A Tale of Two Giants took me by surprise. Though I like its glossy, attractive cover, I was expecting a didactic, academic tome. But, what I got was a thoroughly engaging work. It is more than a study on the amazing and rich lives of Chinua Achebe and Wole Soyinka; it transcends its subject and reads like an encyclopaedia of knowledge, abounding in information on myriad topics; from natural science, to African folklore, to international politics. In writing on Achebe and Soyinka, the Professor also opens up a treasure trove of golden information on world literature, Africa’s development, Western colonisation of Africa, Nigeria’s nationhood, etc. Using sublime, yet clear language, he takes the reader through incredibly unexpected avenues teeming with information and knowledge.
The author’s discourse in the fourth chapter titled, “The Nobel Prize & The Two Literary Giants” is highly illuminating and audacious. The chapter sets off as a historical and political critical analysis of the Nobel Prize – for peace and in literature – as well as a speculative analysis as to why the Nobel Committee chose Wole Soyinka to bestow the first Nobel Prize in literature on an African, rather than on Chinua Achebe whom many thought was most deserving of the prize. Aniagolu boldly speculates that Chinua Achebe’s “long. running counterfactual narrative and polemical critique of Western colonial history and racist nostrums; crowned by the mother of them all: his excoriating critique of one of the patron saints of Western literature: Joseph Conrad,” may have been considered “. . . so blasphemous as to warrant the literary equivalent of a fatwa issued against him by the high priests of ‘Temple Nobel’?” Professor Aniagolu writes that if the Nobel Committee “makes use of objective and transparent criteria for their selections, they would be on solid ground with respect to their choices – at least procedurally if not substantively.”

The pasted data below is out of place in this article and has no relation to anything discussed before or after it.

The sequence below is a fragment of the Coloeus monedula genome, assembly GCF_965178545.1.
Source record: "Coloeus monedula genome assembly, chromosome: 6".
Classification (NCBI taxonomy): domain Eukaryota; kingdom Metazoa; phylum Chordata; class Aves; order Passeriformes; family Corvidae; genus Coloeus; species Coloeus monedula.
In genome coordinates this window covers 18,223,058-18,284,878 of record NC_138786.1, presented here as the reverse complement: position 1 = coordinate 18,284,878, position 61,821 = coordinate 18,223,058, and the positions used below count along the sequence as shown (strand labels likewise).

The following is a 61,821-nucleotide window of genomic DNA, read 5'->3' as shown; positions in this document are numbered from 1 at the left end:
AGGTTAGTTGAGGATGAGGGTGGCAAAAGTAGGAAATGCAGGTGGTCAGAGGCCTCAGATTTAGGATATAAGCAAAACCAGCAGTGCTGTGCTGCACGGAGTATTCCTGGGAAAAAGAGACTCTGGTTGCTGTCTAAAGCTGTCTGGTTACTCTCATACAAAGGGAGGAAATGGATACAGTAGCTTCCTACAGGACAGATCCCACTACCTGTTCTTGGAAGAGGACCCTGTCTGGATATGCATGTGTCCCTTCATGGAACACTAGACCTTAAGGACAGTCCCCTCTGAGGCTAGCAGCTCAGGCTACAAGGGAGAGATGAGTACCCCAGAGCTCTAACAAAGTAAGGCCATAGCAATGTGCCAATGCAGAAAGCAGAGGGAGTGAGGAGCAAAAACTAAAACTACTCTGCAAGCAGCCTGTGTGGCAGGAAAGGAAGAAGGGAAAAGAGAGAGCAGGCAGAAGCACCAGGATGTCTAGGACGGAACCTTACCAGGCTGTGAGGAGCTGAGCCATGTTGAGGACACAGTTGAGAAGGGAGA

Aniagolu keeps Chinua Achebe alive to the reader. His account on Achebe’s career as a literary icon, leader and pioneer, is remarkable. Achebe brought African sensibility into English literature and his books, life, politics, passions, shine throughout this book. I think one of Aniagolu’s best arguments were those he used in the third chapter that discusses The “Father of African Literature Controversy . . .” Aniagolu strongly defends Chinua Achebe’s description as the “Father of Modern African Literature.” With brilliant instances, he juxtaposes the works of Achebe and that of other famous African writers and it is clear the title goes to the matchless Chinua Achebe.